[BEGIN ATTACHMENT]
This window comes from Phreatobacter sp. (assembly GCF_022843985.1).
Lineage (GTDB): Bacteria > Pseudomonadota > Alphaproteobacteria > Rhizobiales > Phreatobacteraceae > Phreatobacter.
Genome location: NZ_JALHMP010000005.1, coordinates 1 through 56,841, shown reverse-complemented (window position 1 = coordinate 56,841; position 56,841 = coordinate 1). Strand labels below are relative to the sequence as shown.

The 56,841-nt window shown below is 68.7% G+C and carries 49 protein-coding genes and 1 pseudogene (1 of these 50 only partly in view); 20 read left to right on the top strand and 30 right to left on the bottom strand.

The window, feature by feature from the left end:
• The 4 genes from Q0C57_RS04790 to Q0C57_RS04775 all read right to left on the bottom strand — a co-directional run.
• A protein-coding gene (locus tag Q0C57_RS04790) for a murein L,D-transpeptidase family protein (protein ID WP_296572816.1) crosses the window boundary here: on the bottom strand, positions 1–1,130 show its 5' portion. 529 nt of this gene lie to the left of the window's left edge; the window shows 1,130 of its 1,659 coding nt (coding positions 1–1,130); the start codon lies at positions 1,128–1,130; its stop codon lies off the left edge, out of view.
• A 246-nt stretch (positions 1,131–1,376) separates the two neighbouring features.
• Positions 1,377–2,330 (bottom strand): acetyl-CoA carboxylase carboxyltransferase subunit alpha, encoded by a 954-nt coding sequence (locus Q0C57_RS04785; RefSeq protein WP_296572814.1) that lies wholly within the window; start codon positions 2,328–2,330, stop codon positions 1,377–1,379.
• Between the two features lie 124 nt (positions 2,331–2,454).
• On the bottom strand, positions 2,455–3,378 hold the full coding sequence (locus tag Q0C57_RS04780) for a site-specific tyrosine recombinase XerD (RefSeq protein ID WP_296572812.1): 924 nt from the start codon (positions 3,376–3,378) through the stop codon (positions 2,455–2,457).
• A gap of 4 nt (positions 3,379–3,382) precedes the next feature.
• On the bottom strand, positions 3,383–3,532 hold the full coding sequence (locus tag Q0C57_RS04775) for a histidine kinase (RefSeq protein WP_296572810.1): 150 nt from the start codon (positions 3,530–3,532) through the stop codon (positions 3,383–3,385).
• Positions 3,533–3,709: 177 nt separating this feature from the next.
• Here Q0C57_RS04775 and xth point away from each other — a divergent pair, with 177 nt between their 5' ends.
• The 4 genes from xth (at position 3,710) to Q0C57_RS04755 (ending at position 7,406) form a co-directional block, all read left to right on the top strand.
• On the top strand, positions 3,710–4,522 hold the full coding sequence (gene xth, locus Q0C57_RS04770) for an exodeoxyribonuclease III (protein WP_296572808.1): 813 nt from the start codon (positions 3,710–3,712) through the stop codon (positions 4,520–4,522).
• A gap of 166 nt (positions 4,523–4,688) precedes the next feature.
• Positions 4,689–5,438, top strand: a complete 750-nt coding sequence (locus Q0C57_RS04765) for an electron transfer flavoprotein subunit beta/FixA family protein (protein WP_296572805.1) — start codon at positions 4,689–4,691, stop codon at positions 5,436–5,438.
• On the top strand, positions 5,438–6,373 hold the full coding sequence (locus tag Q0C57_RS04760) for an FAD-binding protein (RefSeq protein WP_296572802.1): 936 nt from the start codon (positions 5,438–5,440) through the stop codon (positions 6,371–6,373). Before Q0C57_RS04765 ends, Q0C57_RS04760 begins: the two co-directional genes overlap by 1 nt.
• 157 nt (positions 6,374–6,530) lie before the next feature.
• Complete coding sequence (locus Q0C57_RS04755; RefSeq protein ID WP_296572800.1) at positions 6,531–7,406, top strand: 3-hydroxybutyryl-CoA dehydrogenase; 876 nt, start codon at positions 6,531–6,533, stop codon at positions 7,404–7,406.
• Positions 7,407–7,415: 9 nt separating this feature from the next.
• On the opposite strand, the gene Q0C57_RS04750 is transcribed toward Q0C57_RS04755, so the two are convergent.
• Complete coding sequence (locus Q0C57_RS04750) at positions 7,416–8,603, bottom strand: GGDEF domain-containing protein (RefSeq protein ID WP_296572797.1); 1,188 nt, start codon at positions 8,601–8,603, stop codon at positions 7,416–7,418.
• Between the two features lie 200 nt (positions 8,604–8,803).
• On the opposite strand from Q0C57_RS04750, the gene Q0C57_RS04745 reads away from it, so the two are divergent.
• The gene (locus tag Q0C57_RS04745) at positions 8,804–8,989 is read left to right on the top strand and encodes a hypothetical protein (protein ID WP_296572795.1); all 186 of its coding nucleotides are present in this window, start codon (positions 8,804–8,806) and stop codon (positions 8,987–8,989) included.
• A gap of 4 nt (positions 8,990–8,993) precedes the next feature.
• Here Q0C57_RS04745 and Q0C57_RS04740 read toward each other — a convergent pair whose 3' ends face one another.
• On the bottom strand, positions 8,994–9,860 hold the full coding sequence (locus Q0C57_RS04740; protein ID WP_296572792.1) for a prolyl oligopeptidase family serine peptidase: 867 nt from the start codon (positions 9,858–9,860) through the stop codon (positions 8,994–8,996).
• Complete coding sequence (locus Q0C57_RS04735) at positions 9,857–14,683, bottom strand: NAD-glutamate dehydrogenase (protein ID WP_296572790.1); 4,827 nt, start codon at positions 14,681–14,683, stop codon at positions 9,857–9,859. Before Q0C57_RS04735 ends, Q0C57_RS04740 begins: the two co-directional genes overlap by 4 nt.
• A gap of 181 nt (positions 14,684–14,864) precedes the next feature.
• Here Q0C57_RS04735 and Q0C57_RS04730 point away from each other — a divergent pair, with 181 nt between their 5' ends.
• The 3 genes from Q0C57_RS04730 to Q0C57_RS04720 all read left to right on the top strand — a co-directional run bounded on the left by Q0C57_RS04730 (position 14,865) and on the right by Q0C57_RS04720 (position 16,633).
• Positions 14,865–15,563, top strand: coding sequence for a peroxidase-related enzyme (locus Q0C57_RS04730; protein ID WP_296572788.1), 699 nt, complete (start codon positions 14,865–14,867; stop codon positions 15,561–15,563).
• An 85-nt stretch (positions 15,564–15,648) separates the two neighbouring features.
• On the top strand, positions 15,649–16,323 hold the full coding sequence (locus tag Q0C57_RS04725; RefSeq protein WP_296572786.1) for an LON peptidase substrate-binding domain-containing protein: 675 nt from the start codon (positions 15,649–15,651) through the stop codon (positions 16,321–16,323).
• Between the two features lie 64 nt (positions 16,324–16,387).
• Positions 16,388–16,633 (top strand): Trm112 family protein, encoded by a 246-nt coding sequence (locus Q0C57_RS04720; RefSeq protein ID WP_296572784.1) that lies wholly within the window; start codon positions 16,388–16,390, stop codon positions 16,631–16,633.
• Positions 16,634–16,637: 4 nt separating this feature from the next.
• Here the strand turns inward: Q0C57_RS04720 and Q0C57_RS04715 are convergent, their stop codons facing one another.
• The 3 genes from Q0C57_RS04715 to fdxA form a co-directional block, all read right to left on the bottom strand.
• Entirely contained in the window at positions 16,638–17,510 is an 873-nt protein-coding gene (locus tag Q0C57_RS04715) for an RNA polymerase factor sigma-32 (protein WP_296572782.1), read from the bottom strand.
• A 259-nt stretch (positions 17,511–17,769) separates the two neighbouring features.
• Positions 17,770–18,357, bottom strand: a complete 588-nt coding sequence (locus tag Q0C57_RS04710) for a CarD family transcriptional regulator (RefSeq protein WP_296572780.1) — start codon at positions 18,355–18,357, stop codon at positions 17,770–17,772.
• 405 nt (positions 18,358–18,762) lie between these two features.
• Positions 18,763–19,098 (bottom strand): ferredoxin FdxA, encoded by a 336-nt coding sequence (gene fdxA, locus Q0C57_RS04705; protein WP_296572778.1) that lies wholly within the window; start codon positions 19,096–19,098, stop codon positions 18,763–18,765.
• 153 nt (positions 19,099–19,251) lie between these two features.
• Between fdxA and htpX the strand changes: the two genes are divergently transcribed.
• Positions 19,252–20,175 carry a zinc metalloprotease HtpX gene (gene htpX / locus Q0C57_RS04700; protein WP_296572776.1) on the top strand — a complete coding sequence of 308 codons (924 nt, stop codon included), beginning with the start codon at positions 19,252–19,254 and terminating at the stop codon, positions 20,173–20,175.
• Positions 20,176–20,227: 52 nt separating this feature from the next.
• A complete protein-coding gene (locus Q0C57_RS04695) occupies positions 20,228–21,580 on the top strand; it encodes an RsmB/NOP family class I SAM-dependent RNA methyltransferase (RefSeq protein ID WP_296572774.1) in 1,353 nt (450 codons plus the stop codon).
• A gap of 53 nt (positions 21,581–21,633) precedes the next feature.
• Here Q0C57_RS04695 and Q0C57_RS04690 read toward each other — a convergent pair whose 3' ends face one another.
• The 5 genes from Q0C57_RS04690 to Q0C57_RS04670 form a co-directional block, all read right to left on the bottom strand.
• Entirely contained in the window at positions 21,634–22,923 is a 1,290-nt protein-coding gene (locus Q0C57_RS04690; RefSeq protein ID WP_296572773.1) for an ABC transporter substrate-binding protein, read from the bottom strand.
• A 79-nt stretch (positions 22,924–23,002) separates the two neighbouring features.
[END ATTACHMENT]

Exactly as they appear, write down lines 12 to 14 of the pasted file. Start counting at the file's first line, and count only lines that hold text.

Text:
• A gap of 4 nt (positions 3,379–3,382) precedes the next feature.
• On the bottom strand, positions 3,383–3,532 hold the full coding sequence (locus tag Q0C57_RS04775) for a histidine kinase (RefSeq protein WP_296572810.1): 150 nt from the start codon (positions 3,530–3,532) through the stop codon (positions 3,383–3,385).
• Positions 3,533–3,709: 177 nt separating this feature from the next.